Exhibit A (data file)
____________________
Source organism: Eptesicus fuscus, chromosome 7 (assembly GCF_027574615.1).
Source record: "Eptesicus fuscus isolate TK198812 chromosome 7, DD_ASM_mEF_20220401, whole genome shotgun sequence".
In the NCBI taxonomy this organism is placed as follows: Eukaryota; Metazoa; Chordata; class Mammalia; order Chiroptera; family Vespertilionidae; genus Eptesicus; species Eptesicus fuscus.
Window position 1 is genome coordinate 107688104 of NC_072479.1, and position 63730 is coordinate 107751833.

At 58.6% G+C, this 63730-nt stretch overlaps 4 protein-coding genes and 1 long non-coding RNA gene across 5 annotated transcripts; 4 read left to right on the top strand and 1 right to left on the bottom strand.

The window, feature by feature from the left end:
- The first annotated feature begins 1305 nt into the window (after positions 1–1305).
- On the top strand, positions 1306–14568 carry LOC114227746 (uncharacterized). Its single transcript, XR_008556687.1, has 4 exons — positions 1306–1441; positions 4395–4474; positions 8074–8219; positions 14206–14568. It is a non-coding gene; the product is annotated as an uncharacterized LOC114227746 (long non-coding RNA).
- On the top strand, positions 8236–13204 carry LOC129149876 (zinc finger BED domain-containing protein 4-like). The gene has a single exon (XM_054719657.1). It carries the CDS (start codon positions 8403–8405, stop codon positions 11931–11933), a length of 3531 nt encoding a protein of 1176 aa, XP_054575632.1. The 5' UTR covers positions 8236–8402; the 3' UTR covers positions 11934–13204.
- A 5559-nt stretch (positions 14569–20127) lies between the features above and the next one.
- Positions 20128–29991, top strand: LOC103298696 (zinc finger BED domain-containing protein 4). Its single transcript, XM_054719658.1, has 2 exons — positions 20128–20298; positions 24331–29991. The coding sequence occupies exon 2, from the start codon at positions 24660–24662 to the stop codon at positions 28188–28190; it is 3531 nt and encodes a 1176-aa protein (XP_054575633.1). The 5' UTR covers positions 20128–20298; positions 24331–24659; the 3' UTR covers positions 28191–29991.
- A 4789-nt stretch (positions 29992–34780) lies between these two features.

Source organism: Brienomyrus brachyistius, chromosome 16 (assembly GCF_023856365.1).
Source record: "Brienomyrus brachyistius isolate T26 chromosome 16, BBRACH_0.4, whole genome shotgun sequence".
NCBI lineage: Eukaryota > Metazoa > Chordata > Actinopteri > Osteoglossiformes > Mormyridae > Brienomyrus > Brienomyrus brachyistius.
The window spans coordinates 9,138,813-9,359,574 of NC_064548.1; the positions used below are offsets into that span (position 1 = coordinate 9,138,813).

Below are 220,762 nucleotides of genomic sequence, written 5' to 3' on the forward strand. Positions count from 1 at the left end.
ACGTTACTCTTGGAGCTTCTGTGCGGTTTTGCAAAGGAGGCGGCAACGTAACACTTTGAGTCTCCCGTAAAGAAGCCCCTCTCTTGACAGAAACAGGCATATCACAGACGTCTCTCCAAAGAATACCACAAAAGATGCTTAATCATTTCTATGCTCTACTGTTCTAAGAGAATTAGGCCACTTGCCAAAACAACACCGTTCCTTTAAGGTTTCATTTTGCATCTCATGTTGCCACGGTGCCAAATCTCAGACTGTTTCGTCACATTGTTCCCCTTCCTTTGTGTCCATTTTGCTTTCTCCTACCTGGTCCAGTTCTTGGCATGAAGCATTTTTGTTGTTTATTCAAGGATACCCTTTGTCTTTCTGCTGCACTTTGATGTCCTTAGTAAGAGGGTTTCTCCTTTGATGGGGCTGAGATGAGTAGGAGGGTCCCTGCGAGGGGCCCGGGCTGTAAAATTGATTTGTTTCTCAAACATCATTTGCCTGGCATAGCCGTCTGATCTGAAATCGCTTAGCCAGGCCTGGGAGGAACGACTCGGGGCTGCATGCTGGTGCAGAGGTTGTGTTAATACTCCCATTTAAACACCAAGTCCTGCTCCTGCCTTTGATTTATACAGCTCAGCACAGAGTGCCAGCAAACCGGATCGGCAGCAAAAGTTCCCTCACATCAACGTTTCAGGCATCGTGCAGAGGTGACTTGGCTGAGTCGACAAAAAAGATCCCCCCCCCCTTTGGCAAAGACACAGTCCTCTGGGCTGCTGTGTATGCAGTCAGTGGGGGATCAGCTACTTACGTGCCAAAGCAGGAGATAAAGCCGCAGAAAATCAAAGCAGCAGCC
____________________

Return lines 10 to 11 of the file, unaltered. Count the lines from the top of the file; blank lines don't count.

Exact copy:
- A 5559-nt stretch (positions 14569–20127) lies between the features above and the next one.
- Positions 20128–29991, top strand: LOC103298696 (zinc finger BED domain-containing protein 4). Its single transcript, XM_054719658.1, has 2 exons — positions 20128–20298; positions 24331–29991. The coding sequence occupies exon 2, from the start codon at positions 24660–24662 to the stop codon at positions 28188–28190; it is 3531 nt and encodes a 1176-aa protein (XP_054575633.1). The 5' UTR covers positions 20128–20298; positions 24331–24659; the 3' UTR covers positions 28191–29991.